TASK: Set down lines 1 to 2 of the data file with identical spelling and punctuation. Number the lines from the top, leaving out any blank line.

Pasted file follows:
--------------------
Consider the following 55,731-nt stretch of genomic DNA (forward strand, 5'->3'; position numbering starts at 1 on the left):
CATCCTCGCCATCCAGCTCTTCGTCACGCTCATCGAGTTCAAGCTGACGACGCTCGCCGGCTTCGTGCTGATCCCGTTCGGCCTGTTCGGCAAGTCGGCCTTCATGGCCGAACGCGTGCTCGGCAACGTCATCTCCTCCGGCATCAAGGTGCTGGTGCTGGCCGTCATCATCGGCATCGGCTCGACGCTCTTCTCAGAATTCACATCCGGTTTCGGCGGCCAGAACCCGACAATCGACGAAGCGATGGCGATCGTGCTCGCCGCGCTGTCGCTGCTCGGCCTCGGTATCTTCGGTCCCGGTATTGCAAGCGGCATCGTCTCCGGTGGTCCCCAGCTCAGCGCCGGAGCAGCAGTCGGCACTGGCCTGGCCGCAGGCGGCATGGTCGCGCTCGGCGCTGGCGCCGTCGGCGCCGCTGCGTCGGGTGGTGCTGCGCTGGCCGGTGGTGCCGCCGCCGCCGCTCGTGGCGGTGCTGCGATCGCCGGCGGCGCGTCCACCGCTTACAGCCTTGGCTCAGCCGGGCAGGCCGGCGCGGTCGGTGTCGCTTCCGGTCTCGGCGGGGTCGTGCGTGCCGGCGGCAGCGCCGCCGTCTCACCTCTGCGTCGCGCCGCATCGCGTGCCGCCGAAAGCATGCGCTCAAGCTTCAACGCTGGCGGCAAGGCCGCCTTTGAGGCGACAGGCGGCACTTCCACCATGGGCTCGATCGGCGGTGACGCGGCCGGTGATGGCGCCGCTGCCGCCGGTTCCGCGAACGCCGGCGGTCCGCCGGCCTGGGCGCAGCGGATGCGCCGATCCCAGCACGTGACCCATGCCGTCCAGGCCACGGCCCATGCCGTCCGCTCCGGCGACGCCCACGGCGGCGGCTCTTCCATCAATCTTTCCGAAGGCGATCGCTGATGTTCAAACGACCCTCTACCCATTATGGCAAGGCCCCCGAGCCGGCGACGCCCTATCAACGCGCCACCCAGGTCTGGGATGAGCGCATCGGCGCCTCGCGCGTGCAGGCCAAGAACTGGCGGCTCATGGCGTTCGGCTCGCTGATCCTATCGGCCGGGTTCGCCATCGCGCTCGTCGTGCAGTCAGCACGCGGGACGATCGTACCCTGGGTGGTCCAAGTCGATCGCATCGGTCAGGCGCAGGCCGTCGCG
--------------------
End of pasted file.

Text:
Consider the following 55,731-nt stretch of genomic DNA (forward strand, 5'->3'; position numbering starts at 1 on the left):
CATCCTCGCCATCCAGCTCTTCGTCACGCTCATCGAGTTCAAGCTGACGACGCTCGCCGGCTTCGTGCTGATCCCGTTCGGCCTGTTCGGCAAGTCGGCCTTCATGGCCGAACGCGTGCTCGGCAACGTCATCTCCTCCGGCATCAAGGTGCTGGTGCTGGCCGTCATCATCGGCATCGGCTCGACGCTCTTCTCAGAATTCACATCCGGTTTCGGCGGCCAGAACCCGACAATCGACGAAGCGATGGCGATCGTGCTCGCCGCGCTGTCGCTGCTCGGCCTCGGTATCTTCGGTCCCGGTATTGCAAGCGGCATCGTCTCCGGTGGTCCCCAGCTCAGCGCCGGAGCAGCAGTCGGCACTGGCCTGGCCGCAGGCGGCATGGTCGCGCTCGGCGCTGGCGCCGTCGGCGCCGCTGCGTCGGGTGGTGCTGCGCTGGCCGGTGGTGCCGCCGCCGCCGCTCGTGGCGGTGCTGCGATCGCCGGCGGCGCGTCCACCGCTTACAGCCTTGGCTCAGCCGGGCAGGCCGGCGCGGTCGGTGTCGCTTCCGGTCTCGGCGGGGTCGTGCGTGCCGGCGGCAGCGCCGCCGTCTCACCTCTGCGTCGCGCCGCATCGCGTGCCGCCGAAAGCATGCGCTCAAGCTTCAACGCTGGCGGCAAGGCCGCCTTTGAGGCGACAGGCGGCACTTCCACCATGGGCTCGATCGGCGGTGACGCGGCCGGTGATGGCGCCGCTGCCGCCGGTTCCGCGAACGCCGGCGGTCCGCCGGCCTGGGCGCAGCGGATGCGCCGATCCCAGCACGTGACCCATGCCGTCCAGGCCACGGCCCATGCCGTCCGCTCCGGCGACGCCCACGGCGGCGGCTCTTCCATCAATCTTTCCGAAGGCGATCGCTGATGTTCAAACGACCCTCTACCCATTATGGCAAGGCCCCCGAGCCGGCGACGCCCTATCAACGCGCCACCCAGGTCTGGGATGAGCGCATCGGCGCCTCGCGCGTGCAGGCCAAGAACTGGCGGCTCATGGCGTTCGGCTCGCTGATCCTATCGGCCGGGTTCGCCATCGCGCTCGTCGTGCAGTCAGCACGCGGGACGATCGTACCCTGGGTGGTCCAAGTCGATCGCATCGGTCAGGCGCAGGCCGTCGCG